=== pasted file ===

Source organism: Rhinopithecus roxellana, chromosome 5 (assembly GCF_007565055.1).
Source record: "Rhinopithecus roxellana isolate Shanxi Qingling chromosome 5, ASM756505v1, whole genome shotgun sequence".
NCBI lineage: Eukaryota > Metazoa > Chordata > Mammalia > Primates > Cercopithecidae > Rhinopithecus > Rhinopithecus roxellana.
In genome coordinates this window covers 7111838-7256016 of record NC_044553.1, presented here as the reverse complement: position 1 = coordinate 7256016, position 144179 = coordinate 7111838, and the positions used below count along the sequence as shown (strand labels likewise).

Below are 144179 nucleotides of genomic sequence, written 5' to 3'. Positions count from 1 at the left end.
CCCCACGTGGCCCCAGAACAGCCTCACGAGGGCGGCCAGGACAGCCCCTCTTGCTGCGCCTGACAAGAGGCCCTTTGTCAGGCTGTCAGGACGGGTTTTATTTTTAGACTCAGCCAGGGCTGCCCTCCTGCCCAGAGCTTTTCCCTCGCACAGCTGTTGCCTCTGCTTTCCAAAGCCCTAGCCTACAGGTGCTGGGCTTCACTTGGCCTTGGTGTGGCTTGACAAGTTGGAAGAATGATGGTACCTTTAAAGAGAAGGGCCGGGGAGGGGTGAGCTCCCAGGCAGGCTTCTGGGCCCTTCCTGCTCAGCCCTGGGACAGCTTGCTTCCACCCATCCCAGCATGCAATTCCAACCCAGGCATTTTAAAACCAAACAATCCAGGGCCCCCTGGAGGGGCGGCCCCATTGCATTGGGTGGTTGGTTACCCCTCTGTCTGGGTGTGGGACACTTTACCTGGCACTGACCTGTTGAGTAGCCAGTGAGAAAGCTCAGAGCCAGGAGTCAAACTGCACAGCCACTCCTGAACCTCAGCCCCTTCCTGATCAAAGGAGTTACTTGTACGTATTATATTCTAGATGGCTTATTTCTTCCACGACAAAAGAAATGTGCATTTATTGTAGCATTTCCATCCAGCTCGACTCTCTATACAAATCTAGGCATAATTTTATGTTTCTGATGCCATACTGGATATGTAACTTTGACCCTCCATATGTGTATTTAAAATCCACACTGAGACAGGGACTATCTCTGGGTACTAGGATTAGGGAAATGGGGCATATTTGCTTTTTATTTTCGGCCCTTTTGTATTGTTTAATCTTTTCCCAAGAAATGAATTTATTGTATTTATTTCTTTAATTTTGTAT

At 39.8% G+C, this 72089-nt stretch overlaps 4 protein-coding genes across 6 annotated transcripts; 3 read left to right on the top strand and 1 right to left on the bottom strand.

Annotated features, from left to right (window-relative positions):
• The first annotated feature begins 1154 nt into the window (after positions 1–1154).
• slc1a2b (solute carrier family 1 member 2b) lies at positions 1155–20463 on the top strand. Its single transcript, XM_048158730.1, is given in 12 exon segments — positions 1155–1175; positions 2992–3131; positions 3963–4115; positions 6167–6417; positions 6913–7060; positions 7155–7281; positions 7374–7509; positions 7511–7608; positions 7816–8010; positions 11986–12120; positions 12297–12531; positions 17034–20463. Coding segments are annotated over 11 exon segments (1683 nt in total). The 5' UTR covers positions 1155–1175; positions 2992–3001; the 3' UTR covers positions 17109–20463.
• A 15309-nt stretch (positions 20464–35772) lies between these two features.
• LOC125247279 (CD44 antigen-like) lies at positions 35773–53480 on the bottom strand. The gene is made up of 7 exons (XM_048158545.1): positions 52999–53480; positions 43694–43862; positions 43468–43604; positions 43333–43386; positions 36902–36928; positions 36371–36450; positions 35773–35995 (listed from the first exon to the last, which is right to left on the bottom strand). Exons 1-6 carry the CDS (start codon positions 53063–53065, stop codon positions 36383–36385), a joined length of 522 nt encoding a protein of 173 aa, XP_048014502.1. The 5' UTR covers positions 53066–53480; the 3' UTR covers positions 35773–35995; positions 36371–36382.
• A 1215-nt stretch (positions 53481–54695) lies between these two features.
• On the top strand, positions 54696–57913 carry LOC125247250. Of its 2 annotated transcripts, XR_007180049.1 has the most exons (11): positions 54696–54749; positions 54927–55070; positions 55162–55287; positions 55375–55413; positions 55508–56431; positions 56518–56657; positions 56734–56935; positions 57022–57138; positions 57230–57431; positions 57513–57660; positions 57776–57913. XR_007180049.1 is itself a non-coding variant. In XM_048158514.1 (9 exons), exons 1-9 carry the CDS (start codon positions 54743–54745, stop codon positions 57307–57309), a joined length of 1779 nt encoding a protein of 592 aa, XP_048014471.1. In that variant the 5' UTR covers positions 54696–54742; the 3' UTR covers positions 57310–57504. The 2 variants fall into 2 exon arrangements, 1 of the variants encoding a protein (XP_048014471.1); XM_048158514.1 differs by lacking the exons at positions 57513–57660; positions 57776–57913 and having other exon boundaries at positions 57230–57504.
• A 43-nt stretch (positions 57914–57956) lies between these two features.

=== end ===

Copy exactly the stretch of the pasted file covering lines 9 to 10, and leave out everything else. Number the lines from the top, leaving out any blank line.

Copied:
• The first annotated feature begins 1154 nt into the window (after positions 1–1154).
• slc1a2b (solute carrier family 1 member 2b) lies at positions 1155–20463 on the top strand. Its single transcript, XM_048158730.1, is given in 12 exon segments — positions 1155–1175; positions 2992–3131; positions 3963–4115; positions 6167–6417; positions 6913–7060; positions 7155–7281; positions 7374–7509; positions 7511–7608; positions 7816–8010; positions 11986–12120; positions 12297–12531; positions 17034–20463. Coding segments are annotated over 11 exon segments (1683 nt in total). The 5' UTR covers positions 1155–1175; positions 2992–3001; the 3' UTR covers positions 17109–20463.